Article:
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Gill Na+, K+-ATPase as a function of size and salinity in the blue crab, Callinectes sapidus Rathbun

UNCW Author/Contributor (non-UNCW co-authors, if there are any, appear on document)
Tiandao Li (Creator)
Institution
The University of North Carolina Wilmington (UNCW )
Web Site: http://library.uncw.edu/

Abstract: Some kinetic properties of gill Na+,K+-ATPase of the blue crab, Callinectes sapidus, and its relation to osmotic regulation in juvenile and adult crabs were analyzed. Results suggest the presence of some differences in transport mechanisms for juvenile and adult blue crabs to maintain hemolymph concentration in dilute media. Adult and sub-adult crabs demonstrated fairly low levels of Na+,K+-ATPase activity in both anterior and posterior gills regardless of acclimation salinity. Juvenile blue crabs had much higher levels of Na+,K+-ATPase activity in both anterior and posterior gills relative to adults. Crabs acclimated to low salinity showed a significant increase in enzyme activity, both in anterior and posterior gills. The levels of enzyme activity in the anterior gills of juveniles showed a marked increase at low salinities. Enzyme activity in the posterior gills of juvenile crabs at 150 mOsm increased (35%) over sea water. However, there is a markedly higher specific activity increase (80%) in the anterior gills of smaller, juvenile crabs at this lower salinity. Sex had no effect on the enzyme activity relative to salinity. Abrupt transfer of juvenile and adult crabs from 1000mOsm to 150mOsm resulted in a gradual change in the Na+,K+-ATPase activity that reached steady-state levels within 7-10 days after the transfer. The time course for the increase in activity was preceded by an increase in the expression of the Na+,K+-ATPase a-subunit mRNA. The Na+,K+-ATPase of the posterior gills of both juvenile and sub-adult crabs showed an increased affinity for ATP at lower salinities, while that of the posterior gills of juvenile crabs had a higher affinity for Na+ than that of sub-adults at low salinity.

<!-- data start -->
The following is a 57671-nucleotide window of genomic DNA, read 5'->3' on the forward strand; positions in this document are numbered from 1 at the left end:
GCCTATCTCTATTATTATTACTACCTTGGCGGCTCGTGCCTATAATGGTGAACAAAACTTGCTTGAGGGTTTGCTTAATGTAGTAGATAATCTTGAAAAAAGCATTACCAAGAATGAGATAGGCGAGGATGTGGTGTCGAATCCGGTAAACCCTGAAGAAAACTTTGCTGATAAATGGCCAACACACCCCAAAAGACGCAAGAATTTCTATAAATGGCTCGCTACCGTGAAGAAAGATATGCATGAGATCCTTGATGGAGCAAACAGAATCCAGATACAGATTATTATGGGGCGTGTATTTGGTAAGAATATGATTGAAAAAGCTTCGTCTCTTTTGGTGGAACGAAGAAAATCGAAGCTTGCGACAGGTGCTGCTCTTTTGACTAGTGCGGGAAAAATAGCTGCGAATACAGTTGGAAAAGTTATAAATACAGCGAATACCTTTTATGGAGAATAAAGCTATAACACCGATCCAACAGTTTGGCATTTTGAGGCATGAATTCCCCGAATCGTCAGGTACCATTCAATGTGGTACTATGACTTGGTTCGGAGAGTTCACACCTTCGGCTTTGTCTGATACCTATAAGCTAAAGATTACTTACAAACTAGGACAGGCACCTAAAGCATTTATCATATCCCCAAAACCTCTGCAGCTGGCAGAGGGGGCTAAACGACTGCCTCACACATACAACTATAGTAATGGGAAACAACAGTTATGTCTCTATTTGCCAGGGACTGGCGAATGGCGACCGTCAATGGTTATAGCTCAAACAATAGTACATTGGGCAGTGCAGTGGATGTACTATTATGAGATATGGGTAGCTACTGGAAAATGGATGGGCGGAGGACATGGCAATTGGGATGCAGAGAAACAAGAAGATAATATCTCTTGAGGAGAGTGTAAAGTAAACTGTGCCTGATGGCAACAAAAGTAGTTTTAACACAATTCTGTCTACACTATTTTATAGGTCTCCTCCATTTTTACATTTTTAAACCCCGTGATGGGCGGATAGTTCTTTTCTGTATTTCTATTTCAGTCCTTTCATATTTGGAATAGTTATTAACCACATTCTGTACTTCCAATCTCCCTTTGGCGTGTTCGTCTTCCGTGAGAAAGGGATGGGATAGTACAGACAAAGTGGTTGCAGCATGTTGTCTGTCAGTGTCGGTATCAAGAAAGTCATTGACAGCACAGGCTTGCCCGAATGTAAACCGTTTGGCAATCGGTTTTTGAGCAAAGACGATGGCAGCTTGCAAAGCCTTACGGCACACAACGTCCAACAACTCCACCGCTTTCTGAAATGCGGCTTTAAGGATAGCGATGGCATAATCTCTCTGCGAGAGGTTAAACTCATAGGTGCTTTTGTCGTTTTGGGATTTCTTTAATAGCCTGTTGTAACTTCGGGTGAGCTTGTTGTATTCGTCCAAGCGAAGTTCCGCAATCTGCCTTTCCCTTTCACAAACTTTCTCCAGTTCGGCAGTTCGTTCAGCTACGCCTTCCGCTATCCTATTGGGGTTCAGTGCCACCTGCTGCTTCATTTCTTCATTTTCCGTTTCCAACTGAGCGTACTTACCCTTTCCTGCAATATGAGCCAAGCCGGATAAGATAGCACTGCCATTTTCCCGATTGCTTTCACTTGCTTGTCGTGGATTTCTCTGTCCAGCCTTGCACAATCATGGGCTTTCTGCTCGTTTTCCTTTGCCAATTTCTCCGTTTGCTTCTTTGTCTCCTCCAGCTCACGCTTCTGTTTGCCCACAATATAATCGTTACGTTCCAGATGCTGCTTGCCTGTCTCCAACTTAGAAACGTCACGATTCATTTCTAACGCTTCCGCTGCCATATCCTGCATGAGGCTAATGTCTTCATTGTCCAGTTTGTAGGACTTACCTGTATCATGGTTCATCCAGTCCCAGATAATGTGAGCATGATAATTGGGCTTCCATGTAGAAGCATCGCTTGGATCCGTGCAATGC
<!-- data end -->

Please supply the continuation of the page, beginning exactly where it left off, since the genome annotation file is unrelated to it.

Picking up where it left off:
Additional Information

Publication
Thesis
A Thesis Submitted to the University of North Carolina Wilmington in Partial Fulfillment of the Requirements for the Degree of Master of Science
Language: English
Date: 2009
Keywords
Callinectes--Effect of potassium on, Callinectes--Effect of salt on
Subjects
Callinectes -- Effect of salt on
Callinectes -- Effect of potassium on